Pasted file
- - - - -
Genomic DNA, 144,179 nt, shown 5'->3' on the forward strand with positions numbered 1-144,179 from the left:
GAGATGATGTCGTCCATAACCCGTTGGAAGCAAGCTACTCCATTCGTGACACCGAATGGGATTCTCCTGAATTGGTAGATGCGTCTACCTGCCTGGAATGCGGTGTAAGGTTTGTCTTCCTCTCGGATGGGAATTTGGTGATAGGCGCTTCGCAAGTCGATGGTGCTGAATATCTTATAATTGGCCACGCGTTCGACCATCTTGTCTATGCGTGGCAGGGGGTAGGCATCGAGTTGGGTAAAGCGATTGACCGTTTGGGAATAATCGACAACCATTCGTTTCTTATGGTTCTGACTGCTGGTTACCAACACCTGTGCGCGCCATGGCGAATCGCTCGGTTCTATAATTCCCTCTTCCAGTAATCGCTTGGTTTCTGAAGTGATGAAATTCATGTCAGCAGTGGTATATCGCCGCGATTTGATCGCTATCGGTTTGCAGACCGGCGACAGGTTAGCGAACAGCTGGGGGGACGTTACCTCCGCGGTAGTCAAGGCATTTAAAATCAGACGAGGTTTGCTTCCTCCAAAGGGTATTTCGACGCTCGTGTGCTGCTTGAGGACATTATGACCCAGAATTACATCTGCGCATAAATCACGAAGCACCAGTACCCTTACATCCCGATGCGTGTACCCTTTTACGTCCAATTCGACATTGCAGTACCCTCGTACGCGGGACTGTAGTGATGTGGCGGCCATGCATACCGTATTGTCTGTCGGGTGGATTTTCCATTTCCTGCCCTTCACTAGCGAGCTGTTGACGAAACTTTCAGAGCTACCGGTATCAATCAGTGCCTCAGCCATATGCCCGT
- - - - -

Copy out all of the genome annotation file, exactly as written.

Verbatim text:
Genomic DNA, 144,179 nt, shown 5'->3' on the forward strand with positions numbered 1-144,179 from the left:
GAGATGATGTCGTCCATAACCCGTTGGAAGCAAGCTACTCCATTCGTGACACCGAATGGGATTCTCCTGAATTGGTAGATGCGTCTACCTGCCTGGAATGCGGTGTAAGGTTTGTCTTCCTCTCGGATGGGAATTTGGTGATAGGCGCTTCGCAAGTCGATGGTGCTGAATATCTTATAATTGGCCACGCGTTCGACCATCTTGTCTATGCGTGGCAGGGGGTAGGCATCGAGTTGGGTAAAGCGATTGACCGTTTGGGAATAATCGACAACCATTCGTTTCTTATGGTTCTGACTGCTGGTTACCAACACCTGTGCGCGCCATGGCGAATCGCTCGGTTCTATAATTCCCTCTTCCAGTAATCGCTTGGTTTCTGAAGTGATGAAATTCATGTCAGCAGTGGTATATCGCCGCGATTTGATCGCTATCGGTTTGCAGACCGGCGACAGGTTAGCGAACAGCTGGGGGGACGTTACCTCCGCGGTAGTCAAGGCATTTAAAATCAGACGAGGTTTGCTTCCTCCAAAGGGTATTTCGACGCTCGTGTGCTGCTTGAGGACATTATGACCCAGAATTACATCTGCGCATAAATCACGAAGCACCAGTACCCTTACATCCCGATGCGTGTACCCTTTTACGTCCAATTCGACATTGCAGTACCCTCGTACGCGGGACTGTAGTGATGTGGCGGCCATGCATACCGTATTGTCTGTCGGGTGGATTTTCCATTTCCTGCCCTTCACTAGCGAGCTGTTGACGAAACTTTCAGAGCTACCGGTATCAATCAGTGCCTCAGCCATATGCCCGT